My friend Stephen Southall is one of my favourite people in the world, and one of those “pick up the conversation where we left off three years ago” kind of friends that are so rare in this life.
Stephen has been calling me every Monday for the past several weeks, and our conversation has concerned the dueling phenomena of focus and dynamism.
I think both Stephen and I, and many people of our generation, consider one of the defining characteristics of our lifestyle is the ability to pick up and change course at the drop of a time. This ability to, say, move to Morocco for a month, or to suddenly stop eating orange-coloured vegetables, or to start a rock band before Wednesday night is sometimes more possibility than reality. But it’s an important possibility. A possibility without with we can quickly begin to feel hemmed in, trapped, and unable to function.
While some of it is personality-related — Stephen and I are both naturally easily distracted, easily made claustrophobic, and [sometimes unthinkingly] anti-authoritarian — I think there’s also a case to be made that this is a byproduct of our upbringing.
Our generation’s parents were raised in the stricter confines of the 1940s and 1950s, hits the late 1960s in their early 30s (meaning it wasn’t quite the “summer of love” for them, but something was certainly going on), and so by the time it came around to raising us, their general life philosophy was an odd mix of “you can be anything that you want to be” liberation with a healthy dose of old-style “eat your vegetables” discipline.
My parents, for example, would never in a million years dream of telling we sons what we should do with our lives. But they’ve always been pretty insistent that we do something, especially something that both requires hard work, and that we’re good at and enjoy.
I’m not complaining about this: the “you can be anything that you want to be” part of this equation was enormously powerful, and has taken me places that I could never have dreamed of going if I was one or two generations older. And I’ve even come to appreciate the “eat your vegetables” ethos, at least once I hit 30 myself, for the common sensibility of it. Consider the two put together a sort of “enlightened pragmatism.”
Put another way, the defining characteristics of our breeding are focus (“eat your vegetables,” “hard work is good”) and dynamism (“be anything you want to be,” “follow your bliss,” “be flexible”).
Scaling this all down to a very practical, day to day level, is where things start to get interesting because these two qualities are sometimes at odds with each other.
Going to bed and getting up at the same time every day, and aligning this timing with conventional community practise, is a good thing for focus. But it seems at odds with dynamism. Sticking with a one project from start to finish, and completing it on time, is a focus thing. But what if you move to Morocco half-way through?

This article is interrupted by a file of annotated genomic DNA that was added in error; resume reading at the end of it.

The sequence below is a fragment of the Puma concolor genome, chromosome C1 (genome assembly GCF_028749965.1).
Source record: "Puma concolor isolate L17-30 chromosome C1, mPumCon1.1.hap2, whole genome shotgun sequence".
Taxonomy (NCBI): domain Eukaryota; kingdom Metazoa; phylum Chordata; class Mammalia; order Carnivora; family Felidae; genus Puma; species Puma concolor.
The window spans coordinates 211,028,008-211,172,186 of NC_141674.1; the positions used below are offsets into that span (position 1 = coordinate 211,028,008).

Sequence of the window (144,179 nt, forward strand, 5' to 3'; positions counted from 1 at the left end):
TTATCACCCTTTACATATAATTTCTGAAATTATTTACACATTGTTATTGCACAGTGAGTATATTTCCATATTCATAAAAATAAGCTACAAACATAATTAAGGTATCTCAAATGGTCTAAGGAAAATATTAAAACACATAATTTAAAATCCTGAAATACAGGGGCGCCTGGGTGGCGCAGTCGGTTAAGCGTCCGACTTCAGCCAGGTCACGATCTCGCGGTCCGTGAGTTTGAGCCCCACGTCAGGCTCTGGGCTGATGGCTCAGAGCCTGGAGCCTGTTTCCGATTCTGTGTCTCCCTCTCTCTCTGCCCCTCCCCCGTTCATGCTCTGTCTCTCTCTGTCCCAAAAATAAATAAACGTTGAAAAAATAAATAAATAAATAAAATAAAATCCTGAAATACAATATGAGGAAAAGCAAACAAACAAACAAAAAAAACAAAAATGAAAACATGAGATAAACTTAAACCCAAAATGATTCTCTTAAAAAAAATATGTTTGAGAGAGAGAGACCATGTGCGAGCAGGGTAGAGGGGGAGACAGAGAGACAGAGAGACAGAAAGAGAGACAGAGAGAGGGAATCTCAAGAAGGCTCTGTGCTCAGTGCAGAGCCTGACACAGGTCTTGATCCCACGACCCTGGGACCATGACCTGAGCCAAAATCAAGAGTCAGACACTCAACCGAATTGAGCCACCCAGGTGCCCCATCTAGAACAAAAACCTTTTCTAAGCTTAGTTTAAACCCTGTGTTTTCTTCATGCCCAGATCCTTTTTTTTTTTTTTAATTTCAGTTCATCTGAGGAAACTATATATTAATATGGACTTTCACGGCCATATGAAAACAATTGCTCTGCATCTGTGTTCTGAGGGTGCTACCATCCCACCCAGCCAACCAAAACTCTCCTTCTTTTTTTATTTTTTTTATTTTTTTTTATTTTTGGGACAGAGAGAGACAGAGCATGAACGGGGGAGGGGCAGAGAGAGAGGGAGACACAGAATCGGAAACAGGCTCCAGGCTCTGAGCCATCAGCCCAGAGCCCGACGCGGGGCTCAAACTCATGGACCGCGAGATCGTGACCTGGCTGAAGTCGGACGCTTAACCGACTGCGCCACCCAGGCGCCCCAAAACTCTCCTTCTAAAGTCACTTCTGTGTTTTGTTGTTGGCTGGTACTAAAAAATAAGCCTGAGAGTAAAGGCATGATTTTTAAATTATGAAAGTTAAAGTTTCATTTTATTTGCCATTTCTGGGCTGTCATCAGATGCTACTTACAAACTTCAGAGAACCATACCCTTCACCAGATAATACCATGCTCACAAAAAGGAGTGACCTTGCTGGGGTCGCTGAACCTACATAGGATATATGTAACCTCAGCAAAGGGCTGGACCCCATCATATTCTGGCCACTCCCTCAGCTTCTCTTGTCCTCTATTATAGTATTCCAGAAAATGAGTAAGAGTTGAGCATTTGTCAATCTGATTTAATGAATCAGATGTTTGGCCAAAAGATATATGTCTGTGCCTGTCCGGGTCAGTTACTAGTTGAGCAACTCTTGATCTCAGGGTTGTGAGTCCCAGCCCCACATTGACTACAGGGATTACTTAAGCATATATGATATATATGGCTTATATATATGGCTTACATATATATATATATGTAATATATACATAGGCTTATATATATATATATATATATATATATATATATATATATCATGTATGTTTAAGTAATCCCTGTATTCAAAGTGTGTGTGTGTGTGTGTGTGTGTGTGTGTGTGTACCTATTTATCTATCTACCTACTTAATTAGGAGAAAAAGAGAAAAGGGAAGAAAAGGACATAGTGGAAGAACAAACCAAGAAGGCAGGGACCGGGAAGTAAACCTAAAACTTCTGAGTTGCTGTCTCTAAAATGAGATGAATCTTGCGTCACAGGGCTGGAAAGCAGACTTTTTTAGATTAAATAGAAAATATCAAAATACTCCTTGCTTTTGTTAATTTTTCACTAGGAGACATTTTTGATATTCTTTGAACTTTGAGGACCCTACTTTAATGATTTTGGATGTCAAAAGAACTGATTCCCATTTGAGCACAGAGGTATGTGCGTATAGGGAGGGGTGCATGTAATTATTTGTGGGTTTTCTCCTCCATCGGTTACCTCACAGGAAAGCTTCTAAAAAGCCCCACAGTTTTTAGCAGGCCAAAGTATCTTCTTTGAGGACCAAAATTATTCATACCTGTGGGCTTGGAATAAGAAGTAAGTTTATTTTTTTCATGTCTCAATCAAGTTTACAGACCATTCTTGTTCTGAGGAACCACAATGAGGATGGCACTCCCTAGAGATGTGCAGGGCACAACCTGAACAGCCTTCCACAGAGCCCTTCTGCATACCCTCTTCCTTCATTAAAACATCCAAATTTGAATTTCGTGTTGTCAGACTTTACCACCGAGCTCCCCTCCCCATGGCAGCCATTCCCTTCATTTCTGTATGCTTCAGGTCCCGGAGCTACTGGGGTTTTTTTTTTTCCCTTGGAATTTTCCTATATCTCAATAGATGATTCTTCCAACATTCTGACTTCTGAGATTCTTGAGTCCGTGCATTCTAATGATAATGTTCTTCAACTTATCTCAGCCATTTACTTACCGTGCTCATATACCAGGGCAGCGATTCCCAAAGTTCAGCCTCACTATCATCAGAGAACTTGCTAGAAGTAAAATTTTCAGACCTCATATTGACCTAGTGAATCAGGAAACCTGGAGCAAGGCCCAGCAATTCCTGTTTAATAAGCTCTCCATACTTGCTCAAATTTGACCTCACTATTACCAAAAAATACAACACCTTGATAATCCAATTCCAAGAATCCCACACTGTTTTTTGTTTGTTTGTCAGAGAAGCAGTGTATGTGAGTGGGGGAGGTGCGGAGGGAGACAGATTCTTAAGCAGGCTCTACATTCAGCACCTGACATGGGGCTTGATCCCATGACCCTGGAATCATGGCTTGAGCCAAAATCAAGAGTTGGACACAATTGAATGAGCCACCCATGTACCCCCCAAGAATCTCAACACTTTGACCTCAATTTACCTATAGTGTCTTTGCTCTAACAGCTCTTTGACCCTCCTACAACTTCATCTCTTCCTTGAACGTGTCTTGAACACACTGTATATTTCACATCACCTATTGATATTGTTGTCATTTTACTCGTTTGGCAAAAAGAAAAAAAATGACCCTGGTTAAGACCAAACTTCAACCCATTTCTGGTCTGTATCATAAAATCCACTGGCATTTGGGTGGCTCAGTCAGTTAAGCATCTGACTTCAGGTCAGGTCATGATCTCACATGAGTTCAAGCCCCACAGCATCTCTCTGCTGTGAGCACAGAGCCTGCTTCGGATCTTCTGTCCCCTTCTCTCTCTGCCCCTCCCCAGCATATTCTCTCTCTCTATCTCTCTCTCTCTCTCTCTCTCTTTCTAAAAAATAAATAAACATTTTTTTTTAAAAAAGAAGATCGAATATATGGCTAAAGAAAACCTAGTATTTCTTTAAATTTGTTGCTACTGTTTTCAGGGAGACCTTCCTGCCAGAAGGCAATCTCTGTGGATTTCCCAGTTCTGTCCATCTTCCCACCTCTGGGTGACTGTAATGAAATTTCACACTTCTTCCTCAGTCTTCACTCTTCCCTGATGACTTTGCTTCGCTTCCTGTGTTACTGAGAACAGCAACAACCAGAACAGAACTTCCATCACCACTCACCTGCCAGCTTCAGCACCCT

How do you get the benefits of focus, without the boredom of focus, and how do you get the thrill of dynamism without it’s dangerous life-muddling aspects?
Perhaps it’s through dynamism containers.
Structure life within more rigid guideposts or waypoints — getting up, going to bed, eating, working — but leave the containers between those waypoints open to dynamic interpretation.
For example, for the past two weeks, I’ve been running an experiment: I’ve gotten up at roughtly the same time (and generally and hour or two earlier than usual, which isn’t saying a lot for me), have walked exactly the same route to work, and have stopped for a the same smoothie at Nature’s Harvest on the way. I’ve also endeavoured to eat lunch at roughly the same time every day, and to take a break in the afternoon when my energy has felt wiped out.
Such rigour would have been anathema to me a month ago, outside of the confines of this experiment: going to work at the same time every day would have seemed too much like catching the school bus at the same time every day. Eating something healthy every morning to ensure sufficient energy would have seemed boring and not “risky” enough.
But I’ve stuck with it.
And inside these rigid waypoints I’ve left myself free to, well, do whatever I want to do. In other words, I’ve created a series of dynamism containers. Within a walled garden of focus.
Results so far are promising. I have felt oddly comforted by the structure of the focus. I’ve benefited from the increased energy of regular eating. And by walling off the focus portion of the day into a well-defined area, thus allowing me to leave a lot of anti-authoritarisn knee-jerks at the door, I’ve found that my creative life has improved significantly as well.
If this all sounds insane, it’s quite possible that it is. Or at least that you, the reader, are sufficiently enough inside another generational plotline that you have no way of grasping the weirdness of my own.
Oops, time for focus…